“Other strong Young songs include group acoustic spins of ‘Sugar Mountain,’ (an unusual version with harmony vocals) ‘Only Love Can Break Your Heart,’ and the then-unreleased ‘Human Highway’ (far superior to the Comes a Time version) and ‘Long May You Run.’ We also get ‘Ohio’ and ‘Cowgirl in the Sand,’ both electric, as well as the classic from Time Fades Away, ‘Don’t Be Denied.’ Neil fans certainly went home satisfied from this concert.

“As did fans of David Crosby and Graham Nash. Both provide outstanding vocals throughout the show, especially on standout acoustic cuts like Crosby’s new ‘Carry Me,’ Nash’s electric ‘Immigration Man’ and the lovely duet on ‘Lee Shore.’ Nash’s solo spot is particularly strong, with only the always maudlin ‘Our House’ tarnishing great versions of ‘Prison Song’ and the new ‘It’s Alright.’

“In the two electric sets, Crosby’s ‘Long Time Gone’ and ‘Deja Vu,’ along with Nash’s ‘Pre-Road Downs’ and new ‘Grave Concern’ are also strong. Navajo Trail provides ample evidence that Crosby and Nash were key members of the band (stronger proof is found on the Empty Ocean Road bootleg of the awful Stills-Young Band tour, where their absence makes the vocals of the remaining duo sound shrill and lifeless). Nothing wrong here with Crosby or Nash.

“Which leaves the ‘headliner’ of the group, Stephen Stills. In earlier tours, Stephen was the star of the show, getting the last acoustic solo spot and the majority of the lengthy lead guitar parts. For the ’74 tour, this status seemed to continue, but as Navajo Trail shows it was clearly not deserved. By ’74 the velvet voice that gave us ‘Four Days Gone’ and ‘49 Bye Byes’ had given way to a rough, low register blues growl that struggled to stay in tune (notwithstanding the fact that, yes, he did hit the high note on ‘hearrrrrrt’ during the middle part of ‘Suite’). And while his guitar playing remained strong, his songwriting did not. His few new tunes offered on the tour were mediocre, such as the ho-hum ‘First Things First’ found on Navajo Trail (where he plays congas, not guitar).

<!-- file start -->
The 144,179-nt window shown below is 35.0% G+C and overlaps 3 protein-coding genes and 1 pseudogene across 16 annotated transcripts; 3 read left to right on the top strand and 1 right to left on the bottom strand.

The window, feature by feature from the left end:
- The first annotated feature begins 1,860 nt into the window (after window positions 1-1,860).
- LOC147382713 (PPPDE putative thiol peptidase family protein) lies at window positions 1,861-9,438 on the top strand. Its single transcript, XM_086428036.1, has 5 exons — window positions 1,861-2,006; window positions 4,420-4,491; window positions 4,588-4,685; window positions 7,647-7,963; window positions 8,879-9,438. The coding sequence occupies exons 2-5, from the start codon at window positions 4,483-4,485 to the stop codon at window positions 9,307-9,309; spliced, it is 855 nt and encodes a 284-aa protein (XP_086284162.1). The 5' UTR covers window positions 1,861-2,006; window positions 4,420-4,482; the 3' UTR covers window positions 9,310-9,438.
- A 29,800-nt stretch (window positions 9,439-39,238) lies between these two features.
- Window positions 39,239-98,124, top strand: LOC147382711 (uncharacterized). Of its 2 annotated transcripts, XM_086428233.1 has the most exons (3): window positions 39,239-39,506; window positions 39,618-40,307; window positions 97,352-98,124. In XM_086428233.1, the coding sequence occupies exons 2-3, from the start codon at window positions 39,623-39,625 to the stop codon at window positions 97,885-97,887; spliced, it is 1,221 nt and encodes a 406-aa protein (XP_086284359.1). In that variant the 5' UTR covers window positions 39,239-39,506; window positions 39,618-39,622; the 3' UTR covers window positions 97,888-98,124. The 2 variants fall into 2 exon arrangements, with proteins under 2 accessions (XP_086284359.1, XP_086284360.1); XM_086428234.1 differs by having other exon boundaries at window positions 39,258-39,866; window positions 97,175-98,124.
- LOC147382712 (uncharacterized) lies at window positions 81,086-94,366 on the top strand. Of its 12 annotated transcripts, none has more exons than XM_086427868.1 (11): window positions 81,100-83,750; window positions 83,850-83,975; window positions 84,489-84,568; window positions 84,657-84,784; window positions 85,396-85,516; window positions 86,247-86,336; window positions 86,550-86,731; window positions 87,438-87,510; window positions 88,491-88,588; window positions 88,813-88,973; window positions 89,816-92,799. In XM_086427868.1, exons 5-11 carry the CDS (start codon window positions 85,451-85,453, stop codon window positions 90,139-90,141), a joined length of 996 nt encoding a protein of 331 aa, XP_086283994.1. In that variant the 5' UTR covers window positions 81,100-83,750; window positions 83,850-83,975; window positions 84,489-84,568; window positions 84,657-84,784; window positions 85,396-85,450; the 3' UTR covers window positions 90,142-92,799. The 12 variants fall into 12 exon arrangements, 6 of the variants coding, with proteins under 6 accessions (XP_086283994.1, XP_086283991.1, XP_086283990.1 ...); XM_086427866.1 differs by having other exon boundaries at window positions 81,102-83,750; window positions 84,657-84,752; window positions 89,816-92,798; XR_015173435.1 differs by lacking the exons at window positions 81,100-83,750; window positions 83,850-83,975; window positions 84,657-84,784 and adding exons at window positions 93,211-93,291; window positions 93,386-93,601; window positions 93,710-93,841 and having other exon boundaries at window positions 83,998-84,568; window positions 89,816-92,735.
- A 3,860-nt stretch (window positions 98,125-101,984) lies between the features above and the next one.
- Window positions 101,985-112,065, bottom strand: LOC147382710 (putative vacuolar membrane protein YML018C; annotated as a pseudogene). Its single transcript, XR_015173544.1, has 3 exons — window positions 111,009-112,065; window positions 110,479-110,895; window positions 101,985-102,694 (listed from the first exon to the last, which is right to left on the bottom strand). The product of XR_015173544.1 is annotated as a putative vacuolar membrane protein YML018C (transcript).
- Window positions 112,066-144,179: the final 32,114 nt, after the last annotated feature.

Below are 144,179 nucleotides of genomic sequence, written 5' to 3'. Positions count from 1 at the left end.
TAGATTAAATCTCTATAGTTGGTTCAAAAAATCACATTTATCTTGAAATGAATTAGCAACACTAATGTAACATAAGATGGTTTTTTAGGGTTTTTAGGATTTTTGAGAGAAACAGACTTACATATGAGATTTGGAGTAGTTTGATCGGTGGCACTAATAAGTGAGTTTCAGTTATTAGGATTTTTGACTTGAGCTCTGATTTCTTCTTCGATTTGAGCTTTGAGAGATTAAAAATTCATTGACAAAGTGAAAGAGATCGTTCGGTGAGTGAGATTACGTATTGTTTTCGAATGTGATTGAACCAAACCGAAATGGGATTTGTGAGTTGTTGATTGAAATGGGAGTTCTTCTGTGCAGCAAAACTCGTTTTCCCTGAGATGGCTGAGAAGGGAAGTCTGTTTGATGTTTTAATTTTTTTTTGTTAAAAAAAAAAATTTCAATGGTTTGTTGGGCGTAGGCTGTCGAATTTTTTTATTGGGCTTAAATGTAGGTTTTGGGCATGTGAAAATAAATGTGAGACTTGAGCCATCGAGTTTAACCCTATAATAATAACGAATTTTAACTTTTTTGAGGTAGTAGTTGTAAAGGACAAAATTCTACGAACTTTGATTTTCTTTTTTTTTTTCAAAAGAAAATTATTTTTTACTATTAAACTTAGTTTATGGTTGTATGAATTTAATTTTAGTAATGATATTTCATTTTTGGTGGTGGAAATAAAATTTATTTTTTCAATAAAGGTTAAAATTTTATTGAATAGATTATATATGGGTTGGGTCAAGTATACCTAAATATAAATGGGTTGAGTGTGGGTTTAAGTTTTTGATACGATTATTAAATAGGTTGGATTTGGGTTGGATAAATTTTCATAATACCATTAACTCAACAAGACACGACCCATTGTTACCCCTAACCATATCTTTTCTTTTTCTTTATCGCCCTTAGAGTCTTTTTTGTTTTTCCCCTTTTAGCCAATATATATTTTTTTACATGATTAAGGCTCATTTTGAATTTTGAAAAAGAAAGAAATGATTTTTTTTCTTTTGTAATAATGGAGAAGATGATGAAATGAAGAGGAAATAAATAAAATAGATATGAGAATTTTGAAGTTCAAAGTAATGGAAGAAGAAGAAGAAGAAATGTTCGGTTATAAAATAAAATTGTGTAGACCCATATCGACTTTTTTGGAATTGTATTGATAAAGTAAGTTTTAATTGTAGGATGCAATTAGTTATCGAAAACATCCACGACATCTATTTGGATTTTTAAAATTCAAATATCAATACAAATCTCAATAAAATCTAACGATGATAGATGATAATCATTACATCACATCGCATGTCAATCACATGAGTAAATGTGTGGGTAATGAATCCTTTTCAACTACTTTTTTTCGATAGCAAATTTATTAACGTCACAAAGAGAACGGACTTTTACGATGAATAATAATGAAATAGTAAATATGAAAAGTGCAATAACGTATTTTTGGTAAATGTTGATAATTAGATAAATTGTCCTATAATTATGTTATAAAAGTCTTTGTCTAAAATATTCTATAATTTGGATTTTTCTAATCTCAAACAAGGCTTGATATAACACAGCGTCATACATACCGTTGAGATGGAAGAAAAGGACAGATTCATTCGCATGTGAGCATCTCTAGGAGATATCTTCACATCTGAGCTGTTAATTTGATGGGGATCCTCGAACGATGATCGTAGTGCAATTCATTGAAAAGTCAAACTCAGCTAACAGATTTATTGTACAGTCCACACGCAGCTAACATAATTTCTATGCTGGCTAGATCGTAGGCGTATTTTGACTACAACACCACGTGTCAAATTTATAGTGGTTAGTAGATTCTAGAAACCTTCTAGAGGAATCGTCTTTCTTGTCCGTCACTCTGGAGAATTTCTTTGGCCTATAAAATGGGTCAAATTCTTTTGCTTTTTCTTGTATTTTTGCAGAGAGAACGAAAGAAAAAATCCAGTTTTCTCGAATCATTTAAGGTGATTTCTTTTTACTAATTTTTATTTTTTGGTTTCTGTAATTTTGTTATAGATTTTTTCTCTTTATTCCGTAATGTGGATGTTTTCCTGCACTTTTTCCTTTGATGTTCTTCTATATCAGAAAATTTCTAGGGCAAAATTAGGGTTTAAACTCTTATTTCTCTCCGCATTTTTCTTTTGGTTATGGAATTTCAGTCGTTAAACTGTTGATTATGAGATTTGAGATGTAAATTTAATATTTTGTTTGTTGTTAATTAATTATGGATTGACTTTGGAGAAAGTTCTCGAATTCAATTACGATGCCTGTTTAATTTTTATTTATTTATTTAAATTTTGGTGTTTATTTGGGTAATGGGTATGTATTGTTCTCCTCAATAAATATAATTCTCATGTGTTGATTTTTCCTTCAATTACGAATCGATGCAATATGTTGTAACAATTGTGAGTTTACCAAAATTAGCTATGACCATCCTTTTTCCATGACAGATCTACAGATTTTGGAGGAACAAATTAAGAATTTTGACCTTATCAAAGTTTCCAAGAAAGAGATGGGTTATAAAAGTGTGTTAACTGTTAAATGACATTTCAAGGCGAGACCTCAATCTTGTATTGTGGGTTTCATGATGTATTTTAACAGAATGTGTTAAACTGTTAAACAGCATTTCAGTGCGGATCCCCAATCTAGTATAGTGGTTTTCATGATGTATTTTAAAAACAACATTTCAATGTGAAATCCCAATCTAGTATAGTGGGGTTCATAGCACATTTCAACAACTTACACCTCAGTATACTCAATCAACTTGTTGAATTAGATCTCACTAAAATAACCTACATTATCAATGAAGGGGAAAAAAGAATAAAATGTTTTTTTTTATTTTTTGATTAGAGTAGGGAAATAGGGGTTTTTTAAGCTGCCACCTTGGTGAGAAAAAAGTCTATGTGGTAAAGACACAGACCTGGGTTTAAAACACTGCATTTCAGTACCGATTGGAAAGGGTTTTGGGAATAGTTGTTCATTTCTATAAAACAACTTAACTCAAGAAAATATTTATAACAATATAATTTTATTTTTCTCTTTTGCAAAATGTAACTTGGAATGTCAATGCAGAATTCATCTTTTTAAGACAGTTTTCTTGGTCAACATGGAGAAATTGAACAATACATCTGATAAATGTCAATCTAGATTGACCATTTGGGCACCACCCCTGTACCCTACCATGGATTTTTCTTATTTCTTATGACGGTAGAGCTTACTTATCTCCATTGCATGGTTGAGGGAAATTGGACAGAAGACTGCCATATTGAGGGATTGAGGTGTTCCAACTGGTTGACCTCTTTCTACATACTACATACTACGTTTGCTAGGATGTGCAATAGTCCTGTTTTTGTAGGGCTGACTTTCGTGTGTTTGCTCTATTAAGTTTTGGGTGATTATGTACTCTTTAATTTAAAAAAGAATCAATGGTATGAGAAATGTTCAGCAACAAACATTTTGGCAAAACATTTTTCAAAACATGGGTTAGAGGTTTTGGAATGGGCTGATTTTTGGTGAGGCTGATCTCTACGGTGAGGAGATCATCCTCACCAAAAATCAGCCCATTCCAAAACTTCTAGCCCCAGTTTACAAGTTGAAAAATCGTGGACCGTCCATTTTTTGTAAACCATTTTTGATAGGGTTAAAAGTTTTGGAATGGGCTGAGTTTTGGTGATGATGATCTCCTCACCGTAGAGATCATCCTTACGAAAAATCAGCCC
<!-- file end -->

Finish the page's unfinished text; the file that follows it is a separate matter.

“And while his solo spot generated audience excitement, the performances of ‘Know You Got To Run’ and ‘You Can’t Catch Me/Word Game’ were uneventful. Perhaps the sets’ weakest performance is the monotonous ‘Black Queen’ where the electric guitar riff goes on … and on …and on. And while ‘Wooden Ships’ early in the show is outstanding, the set closer ‘Carry On’ sounds tired, perhaps because the band had played it so often on other tours. While this assessment of Stills’ performance may seem harsh to fans, other bootlegs from the tour confirm that by 1974, Stephen Stills’ best days were behind him.” 

Oakland Stadium 1974 was released the same day as Wembley Stadium 1974 close to thirty years after the event.  It is among the final releases on the label and is limited to two hundred numbered copies.  The packing is a standard fatboy jewel case with a great color photograph on the front cover.